For a football club emerging from four dark years in League One, what is success? It is one of those questions that seems simple but once thought through is far more nuanced and complex to answer.
Arguably, for Sunderland AFC, last season was an example of success. Expectations on the pitch were exceeded, the relationship between players and fans flourished and there is justifiably a mood of optimism around the season ahead. Under that definition, while there is work still to do, the club seems on the right track.
If we cast an eye away from the grass however and look to define the Black Cats’ commercial side of operations, we cannot in all good conscience, apply the label – ‘success’. Steve Davison, the Chief Operating Officer, has come under fire from several quarters as a result, and perhaps there is some substance to that train of thought.
Certainly, the recent embarrassing announcement around the Nike/‘Just Sport’ partnership, the laughably bad online and club shop experience, the many ticketing issues including both from a point of view of the physical office and in the digital sense, as well as the general standard of customer service, all lay bare the fact that while the club’s trajectory on the pitch is upwards, behind the scenes it is very different.
However, as is with trying to answer the question above, the truth around why this is the case is more complicated than simply directing all the blame at one individual; even when that person oversees business operations and non-footballing departments and the Stadium of Light.
As when investment has understandably been focussed more heavily on improving Sunderland’s league status of late, is it then fair to blame the guy in charge of an area of the organisation that has conversely been monetarily neglected?
Possibly. Possibly not.
The Financial Picture
To help understand this better we first need to rewind back to 2020 and look at the club’s financial situation into which Davison arrived. The accounts for the year ending July 2020 saw Sunderland AFC’s turnover fall from £58.7million to £29.2million.
Covid-19 also, as it did for many, impacted revenue and compounded an already bleak picture, one where back office redundancies had been prevalent since the days of demotion from the Premier League.
Former Chief Executive Jim Rodwell previously said, “Season 2019/20 was an incredibly challenging period for the club and the effects of Covid-19 have had a substantial impact. The suspension of football and subsequent curtailment of the season affected revenue streams at the end of the season.”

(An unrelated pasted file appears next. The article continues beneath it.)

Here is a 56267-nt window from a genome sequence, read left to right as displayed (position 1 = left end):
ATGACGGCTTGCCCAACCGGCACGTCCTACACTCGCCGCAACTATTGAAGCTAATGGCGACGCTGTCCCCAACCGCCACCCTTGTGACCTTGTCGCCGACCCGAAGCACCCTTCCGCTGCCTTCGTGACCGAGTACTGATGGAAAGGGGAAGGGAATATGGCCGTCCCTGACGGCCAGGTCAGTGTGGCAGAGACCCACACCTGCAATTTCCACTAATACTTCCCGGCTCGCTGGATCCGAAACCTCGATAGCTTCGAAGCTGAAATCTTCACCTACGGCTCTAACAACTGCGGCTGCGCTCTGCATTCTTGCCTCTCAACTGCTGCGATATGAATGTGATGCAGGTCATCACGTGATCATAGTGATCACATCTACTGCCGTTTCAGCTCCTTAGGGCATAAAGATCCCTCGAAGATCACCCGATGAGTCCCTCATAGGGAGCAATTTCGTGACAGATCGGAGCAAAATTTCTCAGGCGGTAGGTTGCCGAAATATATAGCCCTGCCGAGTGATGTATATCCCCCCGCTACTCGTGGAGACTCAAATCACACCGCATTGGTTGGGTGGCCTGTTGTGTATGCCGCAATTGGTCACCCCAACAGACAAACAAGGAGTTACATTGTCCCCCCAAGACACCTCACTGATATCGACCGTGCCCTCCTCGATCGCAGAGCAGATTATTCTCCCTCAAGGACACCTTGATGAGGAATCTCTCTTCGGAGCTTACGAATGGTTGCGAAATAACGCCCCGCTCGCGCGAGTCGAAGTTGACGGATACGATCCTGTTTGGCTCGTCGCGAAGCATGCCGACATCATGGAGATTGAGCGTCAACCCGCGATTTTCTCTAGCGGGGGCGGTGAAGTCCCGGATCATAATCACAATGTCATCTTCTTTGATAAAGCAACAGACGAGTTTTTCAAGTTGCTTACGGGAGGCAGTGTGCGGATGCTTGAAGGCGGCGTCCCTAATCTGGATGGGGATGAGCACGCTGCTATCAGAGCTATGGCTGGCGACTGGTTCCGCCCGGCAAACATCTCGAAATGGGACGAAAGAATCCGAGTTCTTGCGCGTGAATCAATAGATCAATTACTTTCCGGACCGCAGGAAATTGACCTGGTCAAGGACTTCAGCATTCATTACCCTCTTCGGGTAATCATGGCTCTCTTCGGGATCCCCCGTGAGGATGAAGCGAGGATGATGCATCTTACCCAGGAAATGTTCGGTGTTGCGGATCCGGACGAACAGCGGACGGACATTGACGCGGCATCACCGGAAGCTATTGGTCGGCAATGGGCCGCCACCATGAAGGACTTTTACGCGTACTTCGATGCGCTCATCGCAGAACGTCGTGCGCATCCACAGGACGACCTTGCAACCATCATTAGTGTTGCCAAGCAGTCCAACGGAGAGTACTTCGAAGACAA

He added at the time, “Although football has now resumed, we are playing behind closed doors, which continues to significantly impact revenue streams and additional costs of providing a Covid secure workplace. This continues to be a challenging time for the club.”
Whatever your views on Rodwell, his assessment here was surely bang on.
Parachute payments would have helped mitigate the situation had the funds not been utilised by Methven and Donald to purchase Sunderland AFC back in 2018.
As such, the club’s losses were subsequently reduced by an ownership group forced to slash costs and that, along with the already diminished workforce in off-field operations is the position Davison found the Black Cats in when he took on his new job back in January 2021.
Let us be clear, money was always going to be better spent on improving the playing side. Justifiably so given results of late. Yet, the commercial arm has for too long now played second fiddle.
It needs both someone to make smart decisions as well as also owners willing to invest fully in that part of operations and support their Chief Operating Officer to implement the overall strategic vision.
Who is Steve Davison?
To that end, just who is Steve Davison? Is he truly being backed? And, all things being equal, is he capable of delivering a first-class commercial experience?
A Sunderland fan himself, he qualified as an engineer in the 1960s and progressed to heading up Atkins, the UK’s largest engineering company in the 21st Century. Speaking with North East Times Magazine in April 2021 Davison said of his career at Atkins ending, “It was quite upsetting actually. But I didn’t agree with the values of the new French/Canadian company.”